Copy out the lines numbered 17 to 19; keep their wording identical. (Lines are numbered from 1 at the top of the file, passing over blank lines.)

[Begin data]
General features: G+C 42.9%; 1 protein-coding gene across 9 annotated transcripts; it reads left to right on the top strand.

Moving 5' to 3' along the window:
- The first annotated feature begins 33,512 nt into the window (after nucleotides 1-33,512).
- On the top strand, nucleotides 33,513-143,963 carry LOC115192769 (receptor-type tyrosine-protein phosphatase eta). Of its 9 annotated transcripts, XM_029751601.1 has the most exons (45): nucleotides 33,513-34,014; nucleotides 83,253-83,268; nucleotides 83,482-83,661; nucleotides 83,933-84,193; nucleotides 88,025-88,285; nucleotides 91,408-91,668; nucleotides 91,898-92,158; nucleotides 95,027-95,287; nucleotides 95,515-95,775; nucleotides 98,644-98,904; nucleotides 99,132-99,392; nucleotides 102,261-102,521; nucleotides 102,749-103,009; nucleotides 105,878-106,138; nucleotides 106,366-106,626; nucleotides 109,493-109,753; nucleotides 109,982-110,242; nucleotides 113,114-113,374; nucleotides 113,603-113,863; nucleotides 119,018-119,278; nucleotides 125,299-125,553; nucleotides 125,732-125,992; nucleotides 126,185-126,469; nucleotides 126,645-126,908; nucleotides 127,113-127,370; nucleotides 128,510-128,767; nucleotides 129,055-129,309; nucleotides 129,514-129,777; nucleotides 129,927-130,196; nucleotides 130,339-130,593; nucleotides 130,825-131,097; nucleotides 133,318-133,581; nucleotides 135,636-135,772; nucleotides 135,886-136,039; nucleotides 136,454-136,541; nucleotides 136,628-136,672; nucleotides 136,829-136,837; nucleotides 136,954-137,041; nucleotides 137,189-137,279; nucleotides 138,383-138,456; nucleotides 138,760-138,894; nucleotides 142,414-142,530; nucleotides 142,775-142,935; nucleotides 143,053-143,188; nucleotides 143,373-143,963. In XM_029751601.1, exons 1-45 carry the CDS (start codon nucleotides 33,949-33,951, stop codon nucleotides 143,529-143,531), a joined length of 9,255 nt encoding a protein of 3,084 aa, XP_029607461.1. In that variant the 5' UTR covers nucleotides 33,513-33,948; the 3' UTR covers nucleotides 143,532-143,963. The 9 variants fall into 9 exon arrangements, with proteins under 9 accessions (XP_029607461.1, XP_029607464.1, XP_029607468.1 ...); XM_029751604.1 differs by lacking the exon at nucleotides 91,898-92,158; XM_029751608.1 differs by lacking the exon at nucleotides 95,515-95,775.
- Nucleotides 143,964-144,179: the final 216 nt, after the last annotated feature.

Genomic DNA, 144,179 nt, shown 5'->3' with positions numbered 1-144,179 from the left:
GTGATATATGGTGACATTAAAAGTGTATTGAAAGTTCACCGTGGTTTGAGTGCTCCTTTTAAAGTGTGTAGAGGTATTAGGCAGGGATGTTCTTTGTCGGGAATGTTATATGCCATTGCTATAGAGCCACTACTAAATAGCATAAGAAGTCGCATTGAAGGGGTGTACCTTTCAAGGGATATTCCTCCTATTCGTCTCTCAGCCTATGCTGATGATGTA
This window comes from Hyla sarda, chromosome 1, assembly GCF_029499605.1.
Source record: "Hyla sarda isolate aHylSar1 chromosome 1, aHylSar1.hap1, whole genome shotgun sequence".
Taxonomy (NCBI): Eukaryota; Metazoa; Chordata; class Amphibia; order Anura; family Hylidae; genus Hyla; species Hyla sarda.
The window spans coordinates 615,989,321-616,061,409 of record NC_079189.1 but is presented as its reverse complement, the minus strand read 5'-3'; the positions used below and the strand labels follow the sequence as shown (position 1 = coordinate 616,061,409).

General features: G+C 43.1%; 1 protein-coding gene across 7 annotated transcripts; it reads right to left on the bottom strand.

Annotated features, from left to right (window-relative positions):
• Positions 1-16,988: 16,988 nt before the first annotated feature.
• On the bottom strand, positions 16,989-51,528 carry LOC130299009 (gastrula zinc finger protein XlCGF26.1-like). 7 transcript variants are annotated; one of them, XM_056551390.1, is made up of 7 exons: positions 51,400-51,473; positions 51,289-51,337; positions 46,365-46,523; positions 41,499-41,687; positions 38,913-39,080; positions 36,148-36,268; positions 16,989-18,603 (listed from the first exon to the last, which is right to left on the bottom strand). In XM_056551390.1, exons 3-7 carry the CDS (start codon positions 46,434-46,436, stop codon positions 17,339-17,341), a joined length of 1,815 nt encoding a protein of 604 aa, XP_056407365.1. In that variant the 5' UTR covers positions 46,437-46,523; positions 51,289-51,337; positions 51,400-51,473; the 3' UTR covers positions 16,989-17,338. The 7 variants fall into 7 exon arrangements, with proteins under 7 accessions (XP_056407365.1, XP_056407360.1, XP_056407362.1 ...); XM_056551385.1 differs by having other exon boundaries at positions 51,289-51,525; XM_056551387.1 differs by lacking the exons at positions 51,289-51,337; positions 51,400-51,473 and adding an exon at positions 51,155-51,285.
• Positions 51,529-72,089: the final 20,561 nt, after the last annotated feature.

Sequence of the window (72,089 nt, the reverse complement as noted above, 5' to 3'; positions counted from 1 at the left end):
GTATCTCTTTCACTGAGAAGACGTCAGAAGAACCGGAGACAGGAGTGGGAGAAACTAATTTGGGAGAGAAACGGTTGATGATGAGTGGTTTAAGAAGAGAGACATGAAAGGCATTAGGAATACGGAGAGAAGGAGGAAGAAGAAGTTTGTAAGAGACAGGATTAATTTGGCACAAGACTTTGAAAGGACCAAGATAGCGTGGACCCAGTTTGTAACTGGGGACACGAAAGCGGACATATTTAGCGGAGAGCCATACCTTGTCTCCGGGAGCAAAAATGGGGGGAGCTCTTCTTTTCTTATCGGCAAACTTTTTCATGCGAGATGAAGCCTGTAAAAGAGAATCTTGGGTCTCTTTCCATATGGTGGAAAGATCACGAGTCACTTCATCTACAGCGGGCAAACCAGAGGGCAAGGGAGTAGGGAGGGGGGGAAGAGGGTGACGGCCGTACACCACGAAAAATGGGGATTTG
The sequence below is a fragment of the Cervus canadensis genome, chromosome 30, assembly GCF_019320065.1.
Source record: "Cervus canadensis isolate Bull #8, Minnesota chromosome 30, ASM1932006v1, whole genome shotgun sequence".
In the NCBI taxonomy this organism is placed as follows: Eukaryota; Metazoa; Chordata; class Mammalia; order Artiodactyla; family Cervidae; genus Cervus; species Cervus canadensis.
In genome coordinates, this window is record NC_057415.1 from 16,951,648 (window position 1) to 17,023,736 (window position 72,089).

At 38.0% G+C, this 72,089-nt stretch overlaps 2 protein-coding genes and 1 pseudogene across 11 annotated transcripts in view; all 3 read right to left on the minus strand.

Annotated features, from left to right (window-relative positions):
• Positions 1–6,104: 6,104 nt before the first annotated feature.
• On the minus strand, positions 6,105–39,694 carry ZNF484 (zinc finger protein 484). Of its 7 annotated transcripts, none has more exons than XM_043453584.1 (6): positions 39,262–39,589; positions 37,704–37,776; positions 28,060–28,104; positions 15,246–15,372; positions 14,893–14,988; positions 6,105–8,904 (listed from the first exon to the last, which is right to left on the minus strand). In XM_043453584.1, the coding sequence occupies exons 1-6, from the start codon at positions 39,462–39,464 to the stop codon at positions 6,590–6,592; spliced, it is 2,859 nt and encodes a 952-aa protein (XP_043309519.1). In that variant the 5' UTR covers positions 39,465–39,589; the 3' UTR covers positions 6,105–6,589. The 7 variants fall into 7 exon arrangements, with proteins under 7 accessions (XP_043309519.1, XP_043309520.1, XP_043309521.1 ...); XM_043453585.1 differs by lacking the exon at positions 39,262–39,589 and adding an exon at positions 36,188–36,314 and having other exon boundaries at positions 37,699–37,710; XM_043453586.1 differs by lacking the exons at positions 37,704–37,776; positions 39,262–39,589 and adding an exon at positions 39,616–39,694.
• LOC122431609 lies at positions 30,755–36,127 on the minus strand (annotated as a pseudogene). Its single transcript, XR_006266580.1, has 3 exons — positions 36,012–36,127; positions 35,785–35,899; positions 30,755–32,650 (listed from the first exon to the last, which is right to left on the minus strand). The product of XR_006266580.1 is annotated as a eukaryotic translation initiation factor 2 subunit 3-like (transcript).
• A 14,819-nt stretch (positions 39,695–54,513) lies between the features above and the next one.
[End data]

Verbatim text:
Sequence of the window (72,089 nt, the reverse complement as noted above, 5' to 3'; positions counted from 1 at the left end):
GTATCTCTTTCACTGAGAAGACGTCAGAAGAACCGGAGACAGGAGTGGGAGAAACTAATTTGGGAGAGAAACGGTTGATGATGAGTGGTTTAAGAAGAGAGACATGAAAGGCATTAGGAATACGGAGAGAAGGAGGAAGAAGAAGTTTGTAAGAGACAGGATTAATTTGGCACAAGACTTTGAAAGGACCAAGATAGCGTGGACCCAGTTTGTAACTGGGGACACGAAAGCGGACATATTTAGCGGAGAGCCATACCTTGTCTCCGGGAGCAAAAATGGGGGGAGCTCTTCTTTTCTTATCGGCAAACTTTTTCATGCGAGATGAAGCCTGTAAAAGAGAATCTTGGGTCTCTTTCCATATGGTGGAAAGATCACGAGTCACTTCATCTACAGCGGGCAAACCAGAGGGCAAGGGAGTAGGGAGGGGGGGAAGAGGGTGACGGCCGTACACCACGAAAAATGGGGATTTG
The sequence below is a fragment of the Cervus canadensis genome, chromosome 30, assembly GCF_019320065.1.